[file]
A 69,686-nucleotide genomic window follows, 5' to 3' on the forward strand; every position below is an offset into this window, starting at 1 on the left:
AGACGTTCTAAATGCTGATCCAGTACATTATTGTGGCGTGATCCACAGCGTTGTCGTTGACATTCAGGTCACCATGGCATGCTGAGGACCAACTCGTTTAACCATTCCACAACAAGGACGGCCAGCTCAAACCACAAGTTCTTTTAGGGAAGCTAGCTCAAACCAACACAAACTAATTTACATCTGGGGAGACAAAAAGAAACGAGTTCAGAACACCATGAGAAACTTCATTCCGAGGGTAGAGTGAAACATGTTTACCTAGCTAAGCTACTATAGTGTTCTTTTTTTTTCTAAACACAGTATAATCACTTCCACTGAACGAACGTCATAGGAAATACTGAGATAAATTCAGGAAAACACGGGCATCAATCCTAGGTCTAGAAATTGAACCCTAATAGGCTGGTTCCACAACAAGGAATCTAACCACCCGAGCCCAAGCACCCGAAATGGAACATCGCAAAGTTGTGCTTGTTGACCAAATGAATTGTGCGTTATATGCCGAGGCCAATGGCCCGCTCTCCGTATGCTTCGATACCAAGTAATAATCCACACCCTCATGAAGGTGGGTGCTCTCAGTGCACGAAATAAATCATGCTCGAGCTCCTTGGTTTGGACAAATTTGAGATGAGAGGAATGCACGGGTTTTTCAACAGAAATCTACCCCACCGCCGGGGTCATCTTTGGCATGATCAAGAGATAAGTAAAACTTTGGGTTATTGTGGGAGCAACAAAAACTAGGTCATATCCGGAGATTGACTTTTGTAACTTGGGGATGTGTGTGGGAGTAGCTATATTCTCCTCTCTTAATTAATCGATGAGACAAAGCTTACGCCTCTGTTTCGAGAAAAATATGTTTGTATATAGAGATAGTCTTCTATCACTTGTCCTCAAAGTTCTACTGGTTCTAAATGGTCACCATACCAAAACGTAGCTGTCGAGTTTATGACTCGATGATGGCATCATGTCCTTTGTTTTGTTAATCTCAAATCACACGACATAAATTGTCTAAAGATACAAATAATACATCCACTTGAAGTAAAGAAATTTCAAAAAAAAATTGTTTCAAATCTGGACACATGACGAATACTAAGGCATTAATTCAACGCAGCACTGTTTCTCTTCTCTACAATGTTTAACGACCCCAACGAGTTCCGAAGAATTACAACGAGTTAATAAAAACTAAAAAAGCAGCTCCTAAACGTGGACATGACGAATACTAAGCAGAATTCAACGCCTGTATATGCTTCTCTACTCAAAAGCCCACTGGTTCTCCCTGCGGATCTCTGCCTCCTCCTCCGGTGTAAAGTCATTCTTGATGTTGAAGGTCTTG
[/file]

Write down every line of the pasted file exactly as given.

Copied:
A 69,686-nucleotide genomic window follows, 5' to 3' on the forward strand; every position below is an offset into this window, starting at 1 on the left:
AGACGTTCTAAATGCTGATCCAGTACATTATTGTGGCGTGATCCACAGCGTTGTCGTTGACATTCAGGTCACCATGGCATGCTGAGGACCAACTCGTTTAACCATTCCACAACAAGGACGGCCAGCTCAAACCACAAGTTCTTTTAGGGAAGCTAGCTCAAACCAACACAAACTAATTTACATCTGGGGAGACAAAAAGAAACGAGTTCAGAACACCATGAGAAACTTCATTCCGAGGGTAGAGTGAAACATGTTTACCTAGCTAAGCTACTATAGTGTTCTTTTTTTTTCTAAACACAGTATAATCACTTCCACTGAACGAACGTCATAGGAAATACTGAGATAAATTCAGGAAAACACGGGCATCAATCCTAGGTCTAGAAATTGAACCCTAATAGGCTGGTTCCACAACAAGGAATCTAACCACCCGAGCCCAAGCACCCGAAATGGAACATCGCAAAGTTGTGCTTGTTGACCAAATGAATTGTGCGTTATATGCCGAGGCCAATGGCCCGCTCTCCGTATGCTTCGATACCAAGTAATAATCCACACCCTCATGAAGGTGGGTGCTCTCAGTGCACGAAATAAATCATGCTCGAGCTCCTTGGTTTGGACAAATTTGAGATGAGAGGAATGCACGGGTTTTTCAACAGAAATCTACCCCACCGCCGGGGTCATCTTTGGCATGATCAAGAGATAAGTAAAACTTTGGGTTATTGTGGGAGCAACAAAAACTAGGTCATATCCGGAGATTGACTTTTGTAACTTGGGGATGTGTGTGGGAGTAGCTATATTCTCCTCTCTTAATTAATCGATGAGACAAAGCTTACGCCTCTGTTTCGAGAAAAATATGTTTGTATATAGAGATAGTCTTCTATCACTTGTCCTCAAAGTTCTACTGGTTCTAAATGGTCACCATACCAAAACGTAGCTGTCGAGTTTATGACTCGATGATGGCATCATGTCCTTTGTTTTGTTAATCTCAAATCACACGACATAAATTGTCTAAAGATACAAATAATACATCCACTTGAAGTAAAGAAATTTCAAAAAAAAATTGTTTCAAATCTGGACACATGACGAATACTAAGGCATTAATTCAACGCAGCACTGTTTCTCTTCTCTACAATGTTTAACGACCCCAACGAGTTCCGAAGAATTACAACGAGTTAATAAAAACTAAAAAAGCAGCTCCTAAACGTGGACATGACGAATACTAAGCAGAATTCAACGCCTGTATATGCTTCTCTACTCAAAAGCCCACTGGTTCTCCCTGCGGATCTCTGCCTCCTCCTCCGGTGTAAAGTCATTCTTGATGTTGAAGGTCTTG